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That’s really the only point I care to make here. I’m not here to argue whether Urías’ pickoff move, which is rapidly gaining notoriety (or depending on your point of view, infamy) is a balk or not. Personally, I think the balk rule, with its 3,981 different qualifiers, is so arcane as to be a joke. The infield-fly rule, by comparison, could hardly be more clear: runners on first and second, fewer than two out, pop fly, fair territory, umpire calls the batter out automatically.

Ever since Urías showed his pickoff move on the big stage in the National League Division Series — even earning nicknames such as “The Drifter” from Fox Sport 1’s announcers — there have been widespread critiques.

Cubs manager Joe Maddon, whether speaking sincerely from the heart, working the refs or both, laid it out Tuesday afternoon.

“When you get to see it on TV, it’s pretty obvious,” Maddon said. “It’s not even close. It’s a very basic tenet regarding what is and what is not a balk. Give him credit, man, for going through with it. That’s part of the game. I think from umpire’s perspective, there are certain umpires that are in tune to that, some that are not. There are other balks that I always get annoyed with that aren’t called. So I’m certain that the umpiring crew has been made aware of it. … That’s not an interpretation. That’s balking 101 for me. So we’ll see. We’ll see how it all plays out.”

Except Maddon is wrong in one fundamental way. It’s not obvious. It is close.

So far, a couple dozen or more Major League umpires over the past five months have had a look at every move Urías makes. Conservatively speaking, Urías has thrown to first base at least 100 times. And the umps, all of whom seem to have different strike zones, different umpiring styles, different relationships with players and managers, have been unanimous. Urías hasn’t balked.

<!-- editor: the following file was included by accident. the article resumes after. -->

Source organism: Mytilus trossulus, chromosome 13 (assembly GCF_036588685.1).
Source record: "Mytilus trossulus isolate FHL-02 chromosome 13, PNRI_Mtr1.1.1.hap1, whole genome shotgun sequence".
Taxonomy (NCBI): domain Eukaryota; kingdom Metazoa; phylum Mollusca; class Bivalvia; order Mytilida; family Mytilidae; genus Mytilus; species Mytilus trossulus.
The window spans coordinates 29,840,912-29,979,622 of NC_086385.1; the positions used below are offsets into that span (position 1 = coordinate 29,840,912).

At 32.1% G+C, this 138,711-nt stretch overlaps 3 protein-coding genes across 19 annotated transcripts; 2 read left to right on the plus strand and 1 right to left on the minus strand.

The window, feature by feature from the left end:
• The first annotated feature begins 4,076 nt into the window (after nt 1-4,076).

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Dodgers to starters: Leave no pitch behind

NLDS-Game 5-Los Angeles Dodgers vs Washington Nationals

Cubs
Dexter Fowler, CF
Kris Bryant, 3B
Ben Zobrist, LF
Anthony Rizzo, 1B
Javy Baez, 2B
Jorge Soler, RF
Addison Russell, SS
Miguel Montero, C
Jake Arrieta, P
Dodgers
Chase Utley, 2B
Corey Seager, SS
Justin Turner, 3B
Adrián González, 1B
Josh Reddick, RF
Joc Pederson, CF
Yasmani Grandal, C
Andrew Toles, LF
Rich Hill, P

By Jon Weisman

“Go as hard as you can for as long as you can, and we’ll figure out the rest.”

That’s the mantra Dave Roberts has sent to his starting pitchers. Sure, seven, eight innings would be nice, but that’s no longer the barometer. For that matter, the homespun charm of a quality start started sounding all too quaint around the fourth of July.

“There’s not been really one formula for us to win the baseball games that we’ve won,” Roberts said today, before Game 3 of the National League Championship Series. “So this postseason, it’s more for me just kind of sending the message to the starters to go out there and leave it all out there.”

Rich Hill, who in the regular season with the Dodgers never went fewer than five innings and had seven perfect frames September 10 at Miami, epitomizes this approach. In this postseason, he has struck out 13 batters in seven innings over two starts, including six in 2 2/3 innings on three day’s rest in the final game of the National League Division Series against Washington.

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Julio Urías to start NLCS Game 4 — youngest postseason starting pitcher ever

NLDS-Game 5-Los Angeles Dodgers vs Washington Nationals

By Jon Weisman

Julio Urías is officially scheduled to take the mound at Game 4 of the National League Championship Series on Wednesday and become the youngest starting pitcher in MLB playoff history.

At 20 years and 68 days for Game 4, Urías will break the record held by Kansas City’s Bret Saberhagen (1984 ALCS Game 2) by 107 days.

Saberhagen received a no-decision after allowing two earned runs in eight innings. Five times has a 20-year-old starting pitcher won a playoff game: Bullet Joe Bush (1913 World Series Game 3), Jim Palmer (1966 World Series Game 2) and Fernando Valenzuela (1981 NLDS Game 4, NLCS Game 5 and World Series Game 3).